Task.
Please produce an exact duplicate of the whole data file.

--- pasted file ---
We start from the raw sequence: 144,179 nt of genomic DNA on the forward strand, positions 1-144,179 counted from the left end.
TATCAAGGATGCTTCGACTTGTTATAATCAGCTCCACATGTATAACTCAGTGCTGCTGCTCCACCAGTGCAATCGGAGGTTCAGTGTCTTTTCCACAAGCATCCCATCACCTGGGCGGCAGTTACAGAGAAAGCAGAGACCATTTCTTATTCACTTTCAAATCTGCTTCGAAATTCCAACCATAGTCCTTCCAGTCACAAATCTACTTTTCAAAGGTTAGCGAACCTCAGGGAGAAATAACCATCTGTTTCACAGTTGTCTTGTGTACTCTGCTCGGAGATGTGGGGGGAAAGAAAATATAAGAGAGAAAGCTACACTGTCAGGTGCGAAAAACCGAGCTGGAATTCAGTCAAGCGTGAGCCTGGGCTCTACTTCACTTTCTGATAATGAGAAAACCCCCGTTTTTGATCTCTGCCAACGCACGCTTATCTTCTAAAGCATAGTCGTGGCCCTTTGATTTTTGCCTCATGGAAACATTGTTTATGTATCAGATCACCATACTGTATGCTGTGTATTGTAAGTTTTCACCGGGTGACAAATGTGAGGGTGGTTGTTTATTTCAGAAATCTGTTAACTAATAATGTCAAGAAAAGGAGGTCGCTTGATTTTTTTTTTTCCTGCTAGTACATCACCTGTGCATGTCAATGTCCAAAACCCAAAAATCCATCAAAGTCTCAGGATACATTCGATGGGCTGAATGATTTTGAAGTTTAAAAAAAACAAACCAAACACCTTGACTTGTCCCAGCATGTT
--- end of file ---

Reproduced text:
We start from the raw sequence: 144,179 nt of genomic DNA on the forward strand, positions 1-144,179 counted from the left end.
TATCAAGGATGCTTCGACTTGTTATAATCAGCTCCACATGTATAACTCAGTGCTGCTGCTCCACCAGTGCAATCGGAGGTTCAGTGTCTTTTCCACAAGCATCCCATCACCTGGGCGGCAGTTACAGAGAAAGCAGAGACCATTTCTTATTCACTTTCAAATCTGCTTCGAAATTCCAACCATAGTCCTTCCAGTCACAAATCTACTTTTCAAAGGTTAGCGAACCTCAGGGAGAAATAACCATCTGTTTCACAGTTGTCTTGTGTACTCTGCTCGGAGATGTGGGGGGAAAGAAAATATAAGAGAGAAAGCTACACTGTCAGGTGCGAAAAACCGAGCTGGAATTCAGTCAAGCGTGAGCCTGGGCTCTACTTCACTTTCTGATAATGAGAAAACCCCCGTTTTTGATCTCTGCCAACGCACGCTTATCTTCTAAAGCATAGTCGTGGCCCTTTGATTTTTGCCTCATGGAAACATTGTTTATGTATCAGATCACCATACTGTATGCTGTGTATTGTAAGTTTTCACCGGGTGACAAATGTGAGGGTGGTTGTTTATTTCAGAAATCTGTTAACTAATAATGTCAAGAAAAGGAGGTCGCTTGATTTTTTTTTTTCCTGCTAGTACATCACCTGTGCATGTCAATGTCCAAAACCCAAAAATCCATCAAAGTCTCAGGATACATTCGATGGGCTGAATGATTTTGAAGTTTAAAAAAAACAAACCAAACACCTTGACTTGTCCCAGCATGTT